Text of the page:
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Old February 14th, 2008, 02:20 PM   #31
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Maybe some of you will agree with this advise. Instead of purchasing a bike, why not treat yourself to a few months of spin class at your local workout hot spot. In that time you'll be able to build your cardio up with a serious V02 max, you'll be pushed by other members flanking you, the chick in front of you is almost always nice to look at, all you need is a pair of tri-shorts (if you're not embarrassed of any "trouble-areas" you may have), the music is rockin, most others there do cycle and will always be glad to get you started or even kick you down things for free. So you see, maybe this idea of joining isn't such a bad idea. Give it a shot, you just may like it...
I live in a incredibly small area.. We dont have such things. That, and I dont play well with others and often do most of my training solo.
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Old February 14th, 2008, 02:27 PM   #32
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I just Googled your area, I think I would like it up there compared to here. Whispering Pines looks like a nice park to skate, is it?
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Old February 14th, 2008, 02:30 PM   #33
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I just Googled your area, I think I would like it up there compared to here. Whispering Pines looks like a nice park to skate, is it?

No, theres nothing paved in that park. Its all dirt trails exclusive to runners/walkers. Theres like 4-5 baseball fields, some soccer fields and the local schools run their cross country meets there. The trail that I skate on is the rails-to-trails. It extends up and down the state pretty far. Its in good condition in most areas.. some rough spots here and there. Its a quiet town but its growing.
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Old February 14th, 2008, 02:42 PM   #34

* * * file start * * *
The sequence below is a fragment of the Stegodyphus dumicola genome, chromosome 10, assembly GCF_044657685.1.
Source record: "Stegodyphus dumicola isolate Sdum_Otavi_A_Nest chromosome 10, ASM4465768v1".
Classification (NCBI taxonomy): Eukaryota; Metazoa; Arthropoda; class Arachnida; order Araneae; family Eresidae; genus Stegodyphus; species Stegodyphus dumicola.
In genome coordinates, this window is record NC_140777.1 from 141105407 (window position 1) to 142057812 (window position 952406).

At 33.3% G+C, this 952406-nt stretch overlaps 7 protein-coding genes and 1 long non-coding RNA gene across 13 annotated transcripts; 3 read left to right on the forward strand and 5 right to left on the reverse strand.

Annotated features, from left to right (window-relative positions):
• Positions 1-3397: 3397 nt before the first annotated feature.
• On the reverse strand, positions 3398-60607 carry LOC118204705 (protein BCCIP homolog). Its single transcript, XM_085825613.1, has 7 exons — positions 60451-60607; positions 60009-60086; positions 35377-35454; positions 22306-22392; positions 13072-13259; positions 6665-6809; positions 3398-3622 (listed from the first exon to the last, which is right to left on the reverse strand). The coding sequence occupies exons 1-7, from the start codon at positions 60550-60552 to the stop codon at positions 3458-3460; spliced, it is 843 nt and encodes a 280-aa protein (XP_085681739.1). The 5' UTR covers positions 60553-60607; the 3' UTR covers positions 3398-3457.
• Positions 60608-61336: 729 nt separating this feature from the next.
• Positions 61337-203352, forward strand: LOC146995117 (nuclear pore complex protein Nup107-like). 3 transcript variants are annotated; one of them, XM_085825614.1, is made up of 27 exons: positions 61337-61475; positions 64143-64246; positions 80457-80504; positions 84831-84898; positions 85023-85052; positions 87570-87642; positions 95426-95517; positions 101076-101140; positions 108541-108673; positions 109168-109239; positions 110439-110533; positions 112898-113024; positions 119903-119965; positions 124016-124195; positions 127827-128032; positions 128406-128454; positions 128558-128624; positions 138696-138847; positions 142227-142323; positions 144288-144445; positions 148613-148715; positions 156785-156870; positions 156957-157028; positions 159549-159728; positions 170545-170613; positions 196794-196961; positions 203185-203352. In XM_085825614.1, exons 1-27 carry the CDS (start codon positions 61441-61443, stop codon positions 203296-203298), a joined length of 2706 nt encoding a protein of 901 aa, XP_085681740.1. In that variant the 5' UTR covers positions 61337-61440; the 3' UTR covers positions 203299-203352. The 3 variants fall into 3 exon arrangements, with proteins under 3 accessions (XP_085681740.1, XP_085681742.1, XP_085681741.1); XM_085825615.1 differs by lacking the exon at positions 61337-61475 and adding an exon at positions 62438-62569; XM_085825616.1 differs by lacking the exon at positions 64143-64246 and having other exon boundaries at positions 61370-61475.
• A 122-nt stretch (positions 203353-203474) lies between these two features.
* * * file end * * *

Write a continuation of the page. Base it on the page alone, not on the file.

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Originally Posted by Drella View Post
Maybe some of you will agree with this advise. Instead of purchasing a bike, why not treat yourself to a few months of spin class at your local workout hot spot. In that time you'll be able to build your cardio up with a serious V02 max, you'll be pushed by other members flanking you, the chick in front of you is almost always nice to look at, all you need is a pair of tri-shorts (if you're not embarrassed of any "trouble-areas" you may have), the music is rockin, most others there do cycle and will always be glad to get you started or even kick you down things for free. So you see, maybe this idea of joining isn't such a bad idea. Give it a shot, you just may like it...
+1
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Old February 14th, 2008, 02:53 PM   #35
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Quote:
Originally Posted by Drella View Post
Maybe some of you will agree with this advise. Instead of purchasing a bike, why not treat yourself to a few months of spin class at your local workout hot spot. In that time you'll be able to build your cardio up with a serious V02 max, you'll be pushed by other members flanking you, the chick in front of you is almost always nice to look at, all you need is a pair of tri-shorts (if you're not embarrassed of any "trouble-areas" you may have), the music is rockin, most others there do cycle and will always be glad to get you started or even kick you down things for free. So you see, maybe this idea of joining isn't such a bad idea. Give it a shot, you just may like it...
Not a bad idea, but I think most of us prefer to be outside. I see you are in the Tampa Bay Area, and I guess you are a skater perhaps inline. Any plans on coming up for the Squiggy Inline Classic? Are you wearing a dress in the picture?
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Old February 14th, 2008, 02:58 PM   #36
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+1

.
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Old February 14th, 2008, 03:10 PM   #37